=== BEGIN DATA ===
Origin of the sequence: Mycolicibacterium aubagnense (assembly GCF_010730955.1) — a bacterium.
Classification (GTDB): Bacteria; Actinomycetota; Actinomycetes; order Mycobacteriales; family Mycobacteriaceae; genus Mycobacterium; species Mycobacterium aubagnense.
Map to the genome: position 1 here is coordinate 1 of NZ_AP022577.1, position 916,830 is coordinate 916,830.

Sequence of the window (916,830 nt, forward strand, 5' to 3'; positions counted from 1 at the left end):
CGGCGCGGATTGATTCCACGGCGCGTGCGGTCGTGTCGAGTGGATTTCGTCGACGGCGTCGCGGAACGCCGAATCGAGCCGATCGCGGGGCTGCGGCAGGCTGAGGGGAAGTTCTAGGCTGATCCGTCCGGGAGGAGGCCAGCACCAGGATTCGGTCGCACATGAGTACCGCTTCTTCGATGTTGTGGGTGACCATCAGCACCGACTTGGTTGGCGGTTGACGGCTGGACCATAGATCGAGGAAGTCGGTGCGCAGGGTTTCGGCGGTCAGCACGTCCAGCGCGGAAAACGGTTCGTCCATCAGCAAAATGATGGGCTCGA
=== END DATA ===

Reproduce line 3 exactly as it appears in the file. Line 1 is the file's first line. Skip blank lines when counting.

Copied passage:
Map to the genome: position 1 here is coordinate 1 of NZ_AP022577.1, position 916,830 is coordinate 916,830.